Joshi H.,Aryabhatta Research Institute of Observational science ARIES | Joshi H.,Kumaun University | Naja M.,Aryabhatta Research Institute of Observational science ARIES | Singh K.P.,Govind Ballabh Pant University of Agriculture & Technology | And 6 more authors.
Atmospheric Environment | Year: 2015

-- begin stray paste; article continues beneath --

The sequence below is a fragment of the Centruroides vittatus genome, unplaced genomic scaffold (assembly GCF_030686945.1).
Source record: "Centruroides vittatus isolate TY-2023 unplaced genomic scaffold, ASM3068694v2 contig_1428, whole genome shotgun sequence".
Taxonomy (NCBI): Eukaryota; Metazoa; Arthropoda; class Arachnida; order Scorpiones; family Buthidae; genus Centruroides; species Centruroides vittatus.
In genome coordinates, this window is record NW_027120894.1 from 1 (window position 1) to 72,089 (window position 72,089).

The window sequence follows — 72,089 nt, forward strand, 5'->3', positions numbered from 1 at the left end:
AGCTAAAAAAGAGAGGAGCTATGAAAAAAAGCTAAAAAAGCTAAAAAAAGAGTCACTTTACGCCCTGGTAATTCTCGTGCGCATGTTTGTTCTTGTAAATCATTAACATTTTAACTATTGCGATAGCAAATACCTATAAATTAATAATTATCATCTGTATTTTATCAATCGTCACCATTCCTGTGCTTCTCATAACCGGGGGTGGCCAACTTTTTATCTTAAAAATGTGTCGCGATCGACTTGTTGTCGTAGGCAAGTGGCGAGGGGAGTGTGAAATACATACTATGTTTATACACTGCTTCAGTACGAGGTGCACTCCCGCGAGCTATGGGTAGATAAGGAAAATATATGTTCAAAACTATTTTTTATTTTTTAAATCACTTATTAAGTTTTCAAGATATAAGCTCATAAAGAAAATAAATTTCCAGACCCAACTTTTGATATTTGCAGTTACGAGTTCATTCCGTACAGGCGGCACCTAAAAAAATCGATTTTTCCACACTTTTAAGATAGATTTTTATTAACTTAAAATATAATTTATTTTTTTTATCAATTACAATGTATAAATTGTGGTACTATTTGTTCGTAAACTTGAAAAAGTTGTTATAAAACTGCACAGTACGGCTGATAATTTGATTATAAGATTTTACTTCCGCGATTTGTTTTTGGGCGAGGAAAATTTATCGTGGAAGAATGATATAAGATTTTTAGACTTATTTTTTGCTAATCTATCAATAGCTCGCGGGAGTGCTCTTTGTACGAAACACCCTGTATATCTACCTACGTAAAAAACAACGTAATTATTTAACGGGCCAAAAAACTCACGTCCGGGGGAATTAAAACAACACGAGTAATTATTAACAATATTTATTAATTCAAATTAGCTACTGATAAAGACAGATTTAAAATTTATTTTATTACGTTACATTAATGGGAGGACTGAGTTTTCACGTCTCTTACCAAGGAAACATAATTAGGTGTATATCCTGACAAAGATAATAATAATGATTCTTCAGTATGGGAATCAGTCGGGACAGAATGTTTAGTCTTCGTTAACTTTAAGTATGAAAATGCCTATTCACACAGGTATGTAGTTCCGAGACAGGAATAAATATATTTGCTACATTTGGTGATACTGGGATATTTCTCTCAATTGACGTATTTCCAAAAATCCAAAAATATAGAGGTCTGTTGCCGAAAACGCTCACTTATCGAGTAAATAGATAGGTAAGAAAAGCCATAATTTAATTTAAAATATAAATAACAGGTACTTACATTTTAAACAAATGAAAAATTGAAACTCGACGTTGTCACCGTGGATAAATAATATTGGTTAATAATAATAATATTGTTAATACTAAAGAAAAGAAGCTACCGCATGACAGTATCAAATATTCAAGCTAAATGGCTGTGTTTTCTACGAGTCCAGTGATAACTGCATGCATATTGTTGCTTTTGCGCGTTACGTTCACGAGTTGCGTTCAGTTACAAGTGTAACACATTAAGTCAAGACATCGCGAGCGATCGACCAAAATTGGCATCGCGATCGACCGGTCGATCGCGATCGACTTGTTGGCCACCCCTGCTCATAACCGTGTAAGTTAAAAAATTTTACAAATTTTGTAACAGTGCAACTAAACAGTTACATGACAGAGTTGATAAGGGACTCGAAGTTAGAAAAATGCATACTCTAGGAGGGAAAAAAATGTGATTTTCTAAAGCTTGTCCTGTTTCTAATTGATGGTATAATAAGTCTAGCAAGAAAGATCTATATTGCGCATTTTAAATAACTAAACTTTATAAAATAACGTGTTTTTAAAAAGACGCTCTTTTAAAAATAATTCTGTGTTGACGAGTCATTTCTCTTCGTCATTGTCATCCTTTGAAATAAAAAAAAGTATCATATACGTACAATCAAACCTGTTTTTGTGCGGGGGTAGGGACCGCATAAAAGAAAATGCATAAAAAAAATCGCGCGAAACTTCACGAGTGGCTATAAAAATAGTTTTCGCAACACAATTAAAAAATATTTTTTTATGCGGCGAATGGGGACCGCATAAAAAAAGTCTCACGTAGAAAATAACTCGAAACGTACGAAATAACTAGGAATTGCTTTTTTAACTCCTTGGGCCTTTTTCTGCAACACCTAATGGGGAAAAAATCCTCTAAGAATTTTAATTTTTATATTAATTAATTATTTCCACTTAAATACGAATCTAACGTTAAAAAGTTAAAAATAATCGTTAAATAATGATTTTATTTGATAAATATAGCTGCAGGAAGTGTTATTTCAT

Long-term (2009-2012) data from ground-based measurements of aerosol black carbon (BC) from a semi-urban site, Pantnagar (29.0°N, 79.5°E, 231m amsl), in the Indo-Gangetic Plain (IGP) near the Himalayan foothills are analyzed to study the regional characterization. Large variations are seen in BC at both diurnal and seasonal scales, associated with the mesoscale and synoptic meteorological processes, and local/regional anthropogenic activities. BC diurnal variations show two peaks (morning and evening) arising from the combined effects of the atmospheric boundary layer (ABL) dynamics and local emissions. The diurnal amplitudes as well as the rates of diurnal evolution are the highest in winter season, followed by autumn, and the lowest in summer-monsoon. BC exhibits nearly an inverse relation with mixing layer depth in all seasons; being strongest in winter (R2=0.89) and weakest (R2=0.33) in monsoon (July-August). Unlike BC, co-located aerosol optical depths (AOD) and aerosol absorption are highest in spring over IGP, probably due to the presence of higher abundances of aerosols (including dust) above the ABL (in the free troposphere). AOD (500nm) showed annual peak (>0.6) in May-June, dominated by coarse mode, while fine mode aerosols dominated in late autumn and early winter. Aerosols profiles from CALIPSO show highest values close to the surface in winter/autumn, similar to the feature seen in surface BC, whereas at altitudes>2km, the extinction is maximum in spring/summer. WRF-Chem model is used to simulate BC temporal variations and then compared with observed BC. The model captures most of the important features of the diurnal and seasonal variations but significantly underestimated the observed BC levels, suggesting improvements in diurnal and seasonal varying BC emissions apart from the boundary layer processes. © 2015 Elsevier Ltd.